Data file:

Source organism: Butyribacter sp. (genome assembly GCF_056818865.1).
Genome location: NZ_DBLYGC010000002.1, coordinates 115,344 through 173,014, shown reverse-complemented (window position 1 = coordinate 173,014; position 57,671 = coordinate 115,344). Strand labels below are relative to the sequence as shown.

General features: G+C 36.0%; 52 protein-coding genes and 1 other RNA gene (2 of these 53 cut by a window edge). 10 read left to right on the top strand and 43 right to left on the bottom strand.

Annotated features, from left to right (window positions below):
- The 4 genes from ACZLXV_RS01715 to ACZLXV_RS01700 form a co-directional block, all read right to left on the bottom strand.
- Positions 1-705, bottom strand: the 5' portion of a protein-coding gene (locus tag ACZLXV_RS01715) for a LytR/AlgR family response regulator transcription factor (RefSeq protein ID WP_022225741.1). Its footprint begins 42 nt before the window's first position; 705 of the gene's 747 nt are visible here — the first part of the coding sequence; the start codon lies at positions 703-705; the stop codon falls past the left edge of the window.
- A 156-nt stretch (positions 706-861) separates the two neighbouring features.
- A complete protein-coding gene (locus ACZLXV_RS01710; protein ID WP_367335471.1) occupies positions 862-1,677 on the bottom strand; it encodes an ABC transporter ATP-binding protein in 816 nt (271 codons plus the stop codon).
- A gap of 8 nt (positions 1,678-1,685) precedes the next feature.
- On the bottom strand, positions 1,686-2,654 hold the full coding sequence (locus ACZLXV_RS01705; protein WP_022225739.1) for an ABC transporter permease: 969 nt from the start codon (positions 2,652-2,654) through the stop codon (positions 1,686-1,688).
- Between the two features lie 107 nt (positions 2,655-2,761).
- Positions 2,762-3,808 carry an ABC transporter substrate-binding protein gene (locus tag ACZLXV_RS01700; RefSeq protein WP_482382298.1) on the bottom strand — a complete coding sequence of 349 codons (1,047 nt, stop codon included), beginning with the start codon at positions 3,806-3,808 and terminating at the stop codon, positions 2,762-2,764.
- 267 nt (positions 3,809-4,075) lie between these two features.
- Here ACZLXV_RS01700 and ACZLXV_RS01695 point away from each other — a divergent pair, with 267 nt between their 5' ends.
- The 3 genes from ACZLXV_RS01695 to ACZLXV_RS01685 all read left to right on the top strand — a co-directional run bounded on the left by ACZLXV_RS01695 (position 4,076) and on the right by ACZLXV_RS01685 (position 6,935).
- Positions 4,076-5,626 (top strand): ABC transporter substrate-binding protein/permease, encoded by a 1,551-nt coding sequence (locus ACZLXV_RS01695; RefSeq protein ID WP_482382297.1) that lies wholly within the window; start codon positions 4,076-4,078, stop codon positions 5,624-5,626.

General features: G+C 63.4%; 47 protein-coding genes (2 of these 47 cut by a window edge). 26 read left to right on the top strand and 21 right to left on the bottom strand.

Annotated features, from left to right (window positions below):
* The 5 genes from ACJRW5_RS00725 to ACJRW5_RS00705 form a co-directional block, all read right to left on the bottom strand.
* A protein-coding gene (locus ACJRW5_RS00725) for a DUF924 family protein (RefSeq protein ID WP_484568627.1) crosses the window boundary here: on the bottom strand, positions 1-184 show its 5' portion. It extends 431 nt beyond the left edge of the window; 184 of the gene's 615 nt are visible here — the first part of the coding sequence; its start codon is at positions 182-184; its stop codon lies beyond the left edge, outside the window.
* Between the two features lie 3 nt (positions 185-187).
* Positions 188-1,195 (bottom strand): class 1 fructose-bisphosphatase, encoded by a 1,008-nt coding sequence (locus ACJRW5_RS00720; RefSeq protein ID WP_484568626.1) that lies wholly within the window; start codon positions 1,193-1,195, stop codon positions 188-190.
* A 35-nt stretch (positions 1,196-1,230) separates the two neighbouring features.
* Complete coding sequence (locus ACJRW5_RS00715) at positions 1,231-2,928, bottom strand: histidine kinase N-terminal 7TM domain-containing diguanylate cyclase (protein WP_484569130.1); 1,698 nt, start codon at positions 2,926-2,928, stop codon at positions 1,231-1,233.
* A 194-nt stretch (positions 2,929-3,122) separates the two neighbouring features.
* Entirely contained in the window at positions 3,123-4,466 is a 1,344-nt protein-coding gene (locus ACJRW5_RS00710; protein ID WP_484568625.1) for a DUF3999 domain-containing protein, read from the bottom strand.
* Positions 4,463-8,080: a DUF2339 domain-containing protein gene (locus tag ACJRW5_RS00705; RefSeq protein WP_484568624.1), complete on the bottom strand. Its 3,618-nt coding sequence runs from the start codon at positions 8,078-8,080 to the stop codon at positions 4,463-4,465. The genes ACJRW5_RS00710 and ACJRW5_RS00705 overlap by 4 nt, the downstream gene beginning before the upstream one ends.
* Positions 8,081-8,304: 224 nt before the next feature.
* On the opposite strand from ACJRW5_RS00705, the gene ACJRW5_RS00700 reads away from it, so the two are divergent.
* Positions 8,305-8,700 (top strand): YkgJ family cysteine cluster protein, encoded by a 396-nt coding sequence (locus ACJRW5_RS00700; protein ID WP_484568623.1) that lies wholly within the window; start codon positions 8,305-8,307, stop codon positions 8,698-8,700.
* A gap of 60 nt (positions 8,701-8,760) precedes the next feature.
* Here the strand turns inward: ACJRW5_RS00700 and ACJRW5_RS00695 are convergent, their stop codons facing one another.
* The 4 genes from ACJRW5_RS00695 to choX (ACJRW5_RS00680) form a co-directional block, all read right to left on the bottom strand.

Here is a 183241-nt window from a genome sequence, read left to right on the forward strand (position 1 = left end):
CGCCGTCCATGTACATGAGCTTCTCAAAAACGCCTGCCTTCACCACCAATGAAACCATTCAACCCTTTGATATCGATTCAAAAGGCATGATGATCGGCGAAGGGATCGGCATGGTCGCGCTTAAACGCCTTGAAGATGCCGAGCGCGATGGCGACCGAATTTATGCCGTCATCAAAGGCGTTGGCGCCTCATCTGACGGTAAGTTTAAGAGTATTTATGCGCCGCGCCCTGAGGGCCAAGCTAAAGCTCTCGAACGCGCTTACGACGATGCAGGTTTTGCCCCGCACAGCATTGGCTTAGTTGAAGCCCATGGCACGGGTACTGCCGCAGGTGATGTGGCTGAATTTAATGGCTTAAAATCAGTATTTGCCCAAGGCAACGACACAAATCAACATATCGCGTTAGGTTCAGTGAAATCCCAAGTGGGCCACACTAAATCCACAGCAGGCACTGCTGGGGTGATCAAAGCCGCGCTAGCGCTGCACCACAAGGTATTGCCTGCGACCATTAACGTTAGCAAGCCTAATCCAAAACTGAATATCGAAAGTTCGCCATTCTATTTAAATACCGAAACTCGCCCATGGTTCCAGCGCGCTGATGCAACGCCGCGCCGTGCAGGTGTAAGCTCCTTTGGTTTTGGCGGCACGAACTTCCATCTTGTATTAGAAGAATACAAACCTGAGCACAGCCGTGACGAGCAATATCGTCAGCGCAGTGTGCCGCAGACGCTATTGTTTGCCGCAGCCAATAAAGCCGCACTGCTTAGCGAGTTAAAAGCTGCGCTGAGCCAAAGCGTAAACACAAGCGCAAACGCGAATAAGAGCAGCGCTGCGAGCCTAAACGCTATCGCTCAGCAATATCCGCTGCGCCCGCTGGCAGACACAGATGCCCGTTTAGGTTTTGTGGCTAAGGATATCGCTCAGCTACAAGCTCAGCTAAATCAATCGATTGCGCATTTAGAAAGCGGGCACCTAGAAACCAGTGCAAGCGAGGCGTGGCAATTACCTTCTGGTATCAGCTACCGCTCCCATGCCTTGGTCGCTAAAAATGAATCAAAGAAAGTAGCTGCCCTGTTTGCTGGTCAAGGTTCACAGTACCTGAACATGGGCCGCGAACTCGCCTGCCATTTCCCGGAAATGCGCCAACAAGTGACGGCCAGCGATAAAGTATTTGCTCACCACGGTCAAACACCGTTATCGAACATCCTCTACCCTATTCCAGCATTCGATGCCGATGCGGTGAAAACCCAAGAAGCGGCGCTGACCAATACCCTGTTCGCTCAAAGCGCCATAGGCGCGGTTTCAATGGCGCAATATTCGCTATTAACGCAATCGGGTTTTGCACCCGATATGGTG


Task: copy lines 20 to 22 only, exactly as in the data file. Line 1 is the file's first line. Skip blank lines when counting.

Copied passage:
* A protein-coding gene (locus ACJRW5_RS00725) for a DUF924 family protein (RefSeq protein ID WP_484568627.1) crosses the window boundary here: on the bottom strand, positions 1-184 show its 5' portion. It extends 431 nt beyond the left edge of the window; 184 of the gene's 615 nt are visible here — the first part of the coding sequence; its start codon is at positions 182-184; its stop codon lies beyond the left edge, outside the window.
* Between the two features lie 3 nt (positions 185-187).
* Positions 188-1,195 (bottom strand): class 1 fructose-bisphosphatase, encoded by a 1,008-nt coding sequence (locus ACJRW5_RS00720; RefSeq protein ID WP_484568626.1) that lies wholly within the window; start codon positions 1,193-1,195, stop codon positions 188-190.